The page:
Brand love by the numbers – rewards are expected

After realizing I couldn’t get the wardrobe I’d desired, I reverted to buying an alternative model from the same furniture brand and began the process of purchasing it in the store. Armed with a big caddy, I began pulling long packages, only to find that one was missing.

An important lesson for brands: If customers invest their time, money, and in my case, sweat, with a brand, they want gestures that reward and gratify them. For example, 70% of Russian consumers expect a gift, perk, or freebie from their favorite brand. In Thailand, only 47% of customers expect the same treatment.

In my case, at some point during my customer journey, I would have loved it if the brand recognized the difficulties I was experiencing while trying to purchase something from it. My last chance to claim victory in my case: I signed up for the email notification service that pings you when the material is back in stock.

Finally, three weeks later, I received an email that the missing wardrobe piece was in – I could finally finish my project! The day I bought it, I checked my email while waiting in line at the self-service cash out. Imagine my dismay when I read a message from the brand: They were happy to inform me that my first choice for the wardrobe was back in stock and available for purchase.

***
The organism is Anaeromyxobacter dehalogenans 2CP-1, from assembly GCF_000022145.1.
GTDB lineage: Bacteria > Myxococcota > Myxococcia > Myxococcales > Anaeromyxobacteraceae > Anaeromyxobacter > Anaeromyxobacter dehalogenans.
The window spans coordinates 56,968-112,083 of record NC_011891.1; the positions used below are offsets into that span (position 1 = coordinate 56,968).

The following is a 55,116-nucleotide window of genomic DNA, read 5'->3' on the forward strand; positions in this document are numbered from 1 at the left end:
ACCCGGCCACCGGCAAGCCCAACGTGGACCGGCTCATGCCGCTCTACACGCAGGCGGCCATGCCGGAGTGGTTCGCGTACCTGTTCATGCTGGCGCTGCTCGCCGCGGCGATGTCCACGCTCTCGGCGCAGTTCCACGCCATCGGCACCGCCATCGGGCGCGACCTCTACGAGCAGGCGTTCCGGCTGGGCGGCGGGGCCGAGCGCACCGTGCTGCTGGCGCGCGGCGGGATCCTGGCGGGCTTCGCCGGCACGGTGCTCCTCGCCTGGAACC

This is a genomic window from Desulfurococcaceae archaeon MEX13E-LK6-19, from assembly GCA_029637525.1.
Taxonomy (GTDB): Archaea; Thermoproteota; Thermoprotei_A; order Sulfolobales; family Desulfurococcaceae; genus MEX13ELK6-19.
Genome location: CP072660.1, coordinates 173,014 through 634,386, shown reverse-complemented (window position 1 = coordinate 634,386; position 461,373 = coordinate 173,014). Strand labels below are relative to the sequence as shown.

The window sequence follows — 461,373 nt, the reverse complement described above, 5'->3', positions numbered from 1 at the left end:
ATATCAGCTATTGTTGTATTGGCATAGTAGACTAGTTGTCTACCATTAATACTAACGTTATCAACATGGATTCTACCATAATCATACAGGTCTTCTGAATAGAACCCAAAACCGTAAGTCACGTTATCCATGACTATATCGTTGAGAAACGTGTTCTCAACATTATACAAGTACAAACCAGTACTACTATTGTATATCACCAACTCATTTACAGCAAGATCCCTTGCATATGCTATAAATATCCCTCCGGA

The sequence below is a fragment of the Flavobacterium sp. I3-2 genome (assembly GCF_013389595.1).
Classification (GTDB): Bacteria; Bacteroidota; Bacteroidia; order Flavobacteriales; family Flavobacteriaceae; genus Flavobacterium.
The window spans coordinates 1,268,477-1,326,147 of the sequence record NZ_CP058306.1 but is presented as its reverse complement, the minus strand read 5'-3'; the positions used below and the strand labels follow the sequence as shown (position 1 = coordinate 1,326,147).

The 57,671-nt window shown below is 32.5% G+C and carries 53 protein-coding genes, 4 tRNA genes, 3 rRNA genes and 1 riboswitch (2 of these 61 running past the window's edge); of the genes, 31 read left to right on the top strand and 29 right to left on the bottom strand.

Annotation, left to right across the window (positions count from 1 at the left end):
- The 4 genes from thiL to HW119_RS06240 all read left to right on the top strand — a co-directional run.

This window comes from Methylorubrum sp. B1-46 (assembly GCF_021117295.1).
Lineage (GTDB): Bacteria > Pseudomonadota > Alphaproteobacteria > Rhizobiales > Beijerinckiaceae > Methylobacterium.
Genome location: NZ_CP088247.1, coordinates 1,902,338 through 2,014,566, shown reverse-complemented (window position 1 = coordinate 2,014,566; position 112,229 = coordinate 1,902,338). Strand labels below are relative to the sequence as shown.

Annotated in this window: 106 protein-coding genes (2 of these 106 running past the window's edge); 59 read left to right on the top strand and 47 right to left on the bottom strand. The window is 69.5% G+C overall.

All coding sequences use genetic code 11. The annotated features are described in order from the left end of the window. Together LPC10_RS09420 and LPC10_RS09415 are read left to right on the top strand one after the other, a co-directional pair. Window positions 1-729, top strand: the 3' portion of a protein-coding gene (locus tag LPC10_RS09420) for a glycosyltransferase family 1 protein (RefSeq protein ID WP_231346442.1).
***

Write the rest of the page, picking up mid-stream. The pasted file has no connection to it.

Looking for more insights about why consumers love or leave brands? Get them for free here

Martin Stocker is the co-author of this post.

This article originally appeared on The Future of Customer Engagement and Commerce.

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Erica Vialardi

About Erica Vialardi

Erica has more than 10 years of experience in the marketing departments of international enterprise software vendors.

More Than Noise: Digital Trends That Are Bigger Than You Think

By Maurizio Cattaneo, David Delaney, Volker Hildebrand, and Neal Ungerleider

In the tech world in 2017, several trends emerged as signals amid the noise, signifying much larger changes to come.

As we noted in last year’s More Than Noise list, things are changing—and the changes are occurring in ways that don’t necessarily fit into the prevailing narrative.

While many of 2017’s signals have a dark tint to them, perhaps reflecting the times we live in, we have sought out some rays of light to illuminate the way forward. The following signals differ considerably, but understanding them can help guide businesses in the right direction for 2018 and beyond.